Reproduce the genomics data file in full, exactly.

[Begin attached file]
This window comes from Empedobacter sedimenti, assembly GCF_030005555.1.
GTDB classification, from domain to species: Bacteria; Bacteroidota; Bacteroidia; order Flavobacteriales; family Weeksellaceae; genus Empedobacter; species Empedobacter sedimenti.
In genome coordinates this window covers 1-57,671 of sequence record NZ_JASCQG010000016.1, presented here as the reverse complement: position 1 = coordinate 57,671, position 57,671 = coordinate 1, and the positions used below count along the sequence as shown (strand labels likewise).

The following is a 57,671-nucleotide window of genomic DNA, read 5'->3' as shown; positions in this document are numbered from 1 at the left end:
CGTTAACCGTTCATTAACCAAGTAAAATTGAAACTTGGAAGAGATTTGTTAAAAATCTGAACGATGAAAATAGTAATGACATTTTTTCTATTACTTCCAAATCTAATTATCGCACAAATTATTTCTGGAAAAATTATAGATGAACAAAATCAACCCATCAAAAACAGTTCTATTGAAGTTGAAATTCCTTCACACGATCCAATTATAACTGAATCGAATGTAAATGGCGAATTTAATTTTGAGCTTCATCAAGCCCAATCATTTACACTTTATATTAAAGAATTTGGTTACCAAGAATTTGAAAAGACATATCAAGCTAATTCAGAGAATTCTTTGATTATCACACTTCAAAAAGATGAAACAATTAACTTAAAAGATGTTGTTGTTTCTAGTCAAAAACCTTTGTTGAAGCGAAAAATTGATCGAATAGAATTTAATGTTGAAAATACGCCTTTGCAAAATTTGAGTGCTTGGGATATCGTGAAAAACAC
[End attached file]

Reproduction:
This window comes from Empedobacter sedimenti, assembly GCF_030005555.1.
GTDB classification, from domain to species: Bacteria; Bacteroidota; Bacteroidia; order Flavobacteriales; family Weeksellaceae; genus Empedobacter; species Empedobacter sedimenti.
In genome coordinates this window covers 1-57,671 of sequence record NZ_JASCQG010000016.1, presented here as the reverse complement: position 1 = coordinate 57,671, position 57,671 = coordinate 1, and the positions used below count along the sequence as shown (strand labels likewise).

The following is a 57,671-nucleotide window of genomic DNA, read 5'->3' as shown; positions in this document are numbered from 1 at the left end:
CGTTAACCGTTCATTAACCAAGTAAAATTGAAACTTGGAAGAGATTTGTTAAAAATCTGAACGATGAAAATAGTAATGACATTTTTTCTATTACTTCCAAATCTAATTATCGCACAAATTATTTCTGGAAAAATTATAGATGAACAAAATCAACCCATCAAAAACAGTTCTATTGAAGTTGAAATTCCTTCACACGATCCAATTATAACTGAATCGAATGTAAATGGCGAATTTAATTTTGAGCTTCATCAAGCCCAATCATTTACACTTTATATTAAAGAATTTGGTTACCAAGAATTTGAAAAGACATATCAAGCTAATTCAGAGAATTCTTTGATTATCACACTTCAAAAAGATGAAACAATTAACTTAAAAGATGTTGTTGTTTCTAGTCAAAAACCTTTGTTGAAGCGAAAAATTGATCGAATAGAATTTAATGTTGAAAATACGCCTTTGCAAAATTTGAGTGCTTGGGATATCGTGAAAAACAC